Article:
I would love to learn and perform this piece here in England adding it to the usual Mozart, Brahms, Weber and Somervell repertoire.

    Is the music available yet? and if so from where can I obtain it? Are there plans fora recording.

    Regards

    Ken Heeks

  6. Joseph permalink
    January 15, 2014 4:01 am

    Hi Ian Monro,
    I was looking at your piece, “Return” for my HSC Music 2 work. Which AMEB grade is this piece relatively equal to? If it is easier than 7th grade, could you recommend another of your piece that is suitable for HSC around 3-5 mins? My email is jmfychess@gmail.com

    Thank you,
    Joseph.

    • January 15, 2014 10:45 am

      Hi Joseph,

      I would say about Grade 6, but this is a guess, as I’m not really up with AMEB guidelines these days. I tend to underestimate the difficulty of my music…

      Other pieces that might be suitable would be a couple of the rags: ‘Bad Girl’ and ‘China Rag’, although ‘China Rag’ is pretty hard. The second piece from ‘Letter to a Friend’ would do, too (‘I Sat Down by the River’).

      All the best, Ian

  7. Michael permalink
    January 16, 2014 6:02 am

    Hallo, Ian.

         Just read this enquiry by Joseph. I wasn’t aware that your music is available at all. Can you please tell me how I could get it? Do I get it on-line somewhere, or go to an old-fashioned seller of sheet music?
         What is the general style of your music? Is it avant-garde or strongly modern, or is it a little more approachable than that? I’m pretty open-minded about the styles of music I explore, but some avant-garde music can be a little difficult to understand, and much of it probably beyond my piano technique, too. And some of the neo-classical pieces around can be very dry and desiccated, too, so that, even when they seem to go through the usual procedures of tonality and classical technique, they can end up doing absolutely nothing for me. So an idea of the style(s) you use would be helpful.
         Thank you. (We met years and years ago and spoke a little about Katharine Parker, and you were kind enough to send me photocopies of her pieces, which I find most attractive; but I’m not sure if you’d remember that now.)

    Regards, Michael.

    • January 16, 2014 6:13 am

      Hi Michael, and of course I remember you very well, and you are forever linked with the Parker project, which is one of my happiest efforts. You, as I remember, were the one to supply me with some of the music (the ‘Nocturne’, I think).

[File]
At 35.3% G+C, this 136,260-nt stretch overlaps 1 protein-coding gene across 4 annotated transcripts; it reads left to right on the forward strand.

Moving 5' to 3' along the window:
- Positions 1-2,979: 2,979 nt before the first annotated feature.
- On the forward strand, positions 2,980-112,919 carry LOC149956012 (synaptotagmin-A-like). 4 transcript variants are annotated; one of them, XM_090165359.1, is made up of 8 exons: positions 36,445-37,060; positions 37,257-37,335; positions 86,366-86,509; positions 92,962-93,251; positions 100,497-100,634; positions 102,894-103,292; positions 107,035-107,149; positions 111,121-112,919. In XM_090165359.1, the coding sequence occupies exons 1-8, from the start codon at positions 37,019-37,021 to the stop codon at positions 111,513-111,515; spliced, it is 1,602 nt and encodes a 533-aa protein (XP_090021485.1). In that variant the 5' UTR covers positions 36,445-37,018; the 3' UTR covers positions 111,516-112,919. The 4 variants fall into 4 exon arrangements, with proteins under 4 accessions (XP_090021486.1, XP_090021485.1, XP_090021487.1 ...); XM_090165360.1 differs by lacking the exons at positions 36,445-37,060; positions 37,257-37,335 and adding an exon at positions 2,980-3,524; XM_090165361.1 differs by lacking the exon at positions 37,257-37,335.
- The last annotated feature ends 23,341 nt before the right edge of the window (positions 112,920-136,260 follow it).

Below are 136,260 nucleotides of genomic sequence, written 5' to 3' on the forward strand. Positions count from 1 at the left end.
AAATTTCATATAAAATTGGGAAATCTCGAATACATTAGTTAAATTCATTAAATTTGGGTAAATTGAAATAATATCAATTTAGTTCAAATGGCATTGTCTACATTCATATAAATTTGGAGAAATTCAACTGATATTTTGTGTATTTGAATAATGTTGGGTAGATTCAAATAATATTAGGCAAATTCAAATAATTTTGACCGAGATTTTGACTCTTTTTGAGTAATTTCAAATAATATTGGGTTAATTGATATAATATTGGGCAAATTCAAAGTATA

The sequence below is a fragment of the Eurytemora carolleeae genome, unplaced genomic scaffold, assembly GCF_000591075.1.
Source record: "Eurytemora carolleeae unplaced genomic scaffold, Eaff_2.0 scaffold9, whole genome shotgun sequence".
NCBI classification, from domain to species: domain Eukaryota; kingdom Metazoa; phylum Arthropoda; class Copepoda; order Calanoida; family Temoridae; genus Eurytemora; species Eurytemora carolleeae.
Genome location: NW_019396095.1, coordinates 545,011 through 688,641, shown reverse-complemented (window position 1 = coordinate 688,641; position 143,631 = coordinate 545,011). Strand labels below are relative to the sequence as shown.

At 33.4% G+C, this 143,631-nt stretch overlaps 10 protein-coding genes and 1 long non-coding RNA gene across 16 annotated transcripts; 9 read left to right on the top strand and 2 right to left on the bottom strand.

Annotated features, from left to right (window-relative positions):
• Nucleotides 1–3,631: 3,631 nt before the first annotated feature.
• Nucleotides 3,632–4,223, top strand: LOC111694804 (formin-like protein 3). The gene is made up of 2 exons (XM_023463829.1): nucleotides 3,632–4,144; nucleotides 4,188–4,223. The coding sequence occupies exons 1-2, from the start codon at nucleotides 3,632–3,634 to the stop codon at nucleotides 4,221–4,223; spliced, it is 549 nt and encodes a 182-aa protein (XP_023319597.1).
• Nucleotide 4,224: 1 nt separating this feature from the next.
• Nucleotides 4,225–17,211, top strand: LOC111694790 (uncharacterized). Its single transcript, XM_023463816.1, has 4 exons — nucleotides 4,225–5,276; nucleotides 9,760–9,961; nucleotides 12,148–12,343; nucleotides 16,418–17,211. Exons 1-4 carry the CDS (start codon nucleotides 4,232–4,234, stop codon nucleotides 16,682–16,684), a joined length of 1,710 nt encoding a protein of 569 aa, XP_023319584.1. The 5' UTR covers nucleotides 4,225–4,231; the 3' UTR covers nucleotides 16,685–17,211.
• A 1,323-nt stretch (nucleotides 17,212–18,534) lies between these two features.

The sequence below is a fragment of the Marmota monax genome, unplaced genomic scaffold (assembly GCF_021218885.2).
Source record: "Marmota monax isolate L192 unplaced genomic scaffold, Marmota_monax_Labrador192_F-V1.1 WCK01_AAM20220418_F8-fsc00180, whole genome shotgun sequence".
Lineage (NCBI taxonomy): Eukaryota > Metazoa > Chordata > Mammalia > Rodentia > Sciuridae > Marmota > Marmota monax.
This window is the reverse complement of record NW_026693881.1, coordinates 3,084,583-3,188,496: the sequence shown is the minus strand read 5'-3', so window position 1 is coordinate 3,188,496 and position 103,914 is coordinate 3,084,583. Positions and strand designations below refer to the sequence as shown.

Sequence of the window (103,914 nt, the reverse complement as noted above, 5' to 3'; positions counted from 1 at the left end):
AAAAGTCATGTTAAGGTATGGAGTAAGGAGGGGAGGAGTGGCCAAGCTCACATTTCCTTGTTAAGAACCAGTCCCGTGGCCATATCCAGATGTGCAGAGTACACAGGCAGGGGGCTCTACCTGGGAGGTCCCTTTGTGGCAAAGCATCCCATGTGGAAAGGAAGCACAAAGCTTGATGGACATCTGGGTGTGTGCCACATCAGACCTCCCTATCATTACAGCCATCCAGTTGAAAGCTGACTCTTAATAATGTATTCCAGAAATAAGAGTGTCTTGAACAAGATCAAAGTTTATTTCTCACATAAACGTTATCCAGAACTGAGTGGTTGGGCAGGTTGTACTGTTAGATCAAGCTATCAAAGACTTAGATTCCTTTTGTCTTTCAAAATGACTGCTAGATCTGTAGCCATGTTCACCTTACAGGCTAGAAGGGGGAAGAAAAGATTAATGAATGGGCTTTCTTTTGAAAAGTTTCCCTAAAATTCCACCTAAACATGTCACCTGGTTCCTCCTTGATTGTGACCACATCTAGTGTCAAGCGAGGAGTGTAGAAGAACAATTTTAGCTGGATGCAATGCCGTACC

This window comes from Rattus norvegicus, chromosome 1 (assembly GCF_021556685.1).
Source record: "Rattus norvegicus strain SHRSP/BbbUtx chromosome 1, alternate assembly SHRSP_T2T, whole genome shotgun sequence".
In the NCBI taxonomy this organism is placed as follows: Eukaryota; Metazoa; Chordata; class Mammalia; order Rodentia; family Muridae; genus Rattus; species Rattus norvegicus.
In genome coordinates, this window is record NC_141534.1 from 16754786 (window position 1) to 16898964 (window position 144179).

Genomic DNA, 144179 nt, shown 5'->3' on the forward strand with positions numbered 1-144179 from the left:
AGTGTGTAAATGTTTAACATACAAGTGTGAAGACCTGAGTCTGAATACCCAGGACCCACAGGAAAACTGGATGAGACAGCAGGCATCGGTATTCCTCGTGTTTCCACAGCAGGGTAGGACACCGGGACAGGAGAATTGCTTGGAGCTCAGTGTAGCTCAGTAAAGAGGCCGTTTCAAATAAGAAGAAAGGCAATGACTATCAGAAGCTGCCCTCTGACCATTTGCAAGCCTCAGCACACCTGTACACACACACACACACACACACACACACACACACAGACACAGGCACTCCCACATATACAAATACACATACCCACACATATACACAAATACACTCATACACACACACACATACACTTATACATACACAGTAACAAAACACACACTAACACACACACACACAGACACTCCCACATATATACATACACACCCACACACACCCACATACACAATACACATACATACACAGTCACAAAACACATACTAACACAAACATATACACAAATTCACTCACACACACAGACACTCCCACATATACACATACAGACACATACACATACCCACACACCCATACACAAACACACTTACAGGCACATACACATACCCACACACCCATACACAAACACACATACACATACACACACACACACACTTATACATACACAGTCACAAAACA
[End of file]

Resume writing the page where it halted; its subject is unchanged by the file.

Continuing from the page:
Have a look at my composer pages (listed in the menu column). There are samples of most things, with some audio as well.

      All the best,

      Ian

  8. Joseph permalink
    January 16, 2014 6:53 am

    Hi Ian,
    Thank you very much for your reply. I have to do pieces with AMEB grade 8 up. I’m thinking of doing Bad Girl and either Zee Rag or Alexander Rags to make up 5minutes. What do you think? Could you tell me which rag is more difficult than the other? Thank you again.
    Kind regards,
    Joseph

  9. David Trainer permalink
    November 16, 2014 2:14 am

    Hi Ian, just loved your beautiful playing in the Hartmann Serenade broadcast from Melboure, divine.

    • November 19, 2014 12:30 pm

      Thanks so much David! As I said, what a find. A composer entirely unknown to me until a few weeks ago.

  10. David Trainer permalink
    November 21, 2014 8:39 am

    Of course that was Melbourne, silly fingers!

  11. Tim Dutton permalink
    April 18, 2016 5:02 am

    Hi Ian,

    I am currently learning Dismal Blues from Blue Rags. I was wondering why you decided to use an unfinished phrase from “God Save Our Queen”.

    Kind Regards,

    Tim

    • April 18, 2016 8:39 am

      Great question and well spotted, Tim.

      The piece had its origins in an earlier project called The Whitlam Rags, a collective work by two other composers (Raffaele Marcellino, and Russell Gilmour) and myself. We were celebrating Gough Whitlam’s many achievements, and a few famous blips. ‘Dismal Blues’ was originally called ‘Dismissal Rag’. I imagine no further explanation is necessary.

      Glad you’re playing it, Tim, Hope it’s bringing you a modicum of pleasure.

      Cheers,

      Ian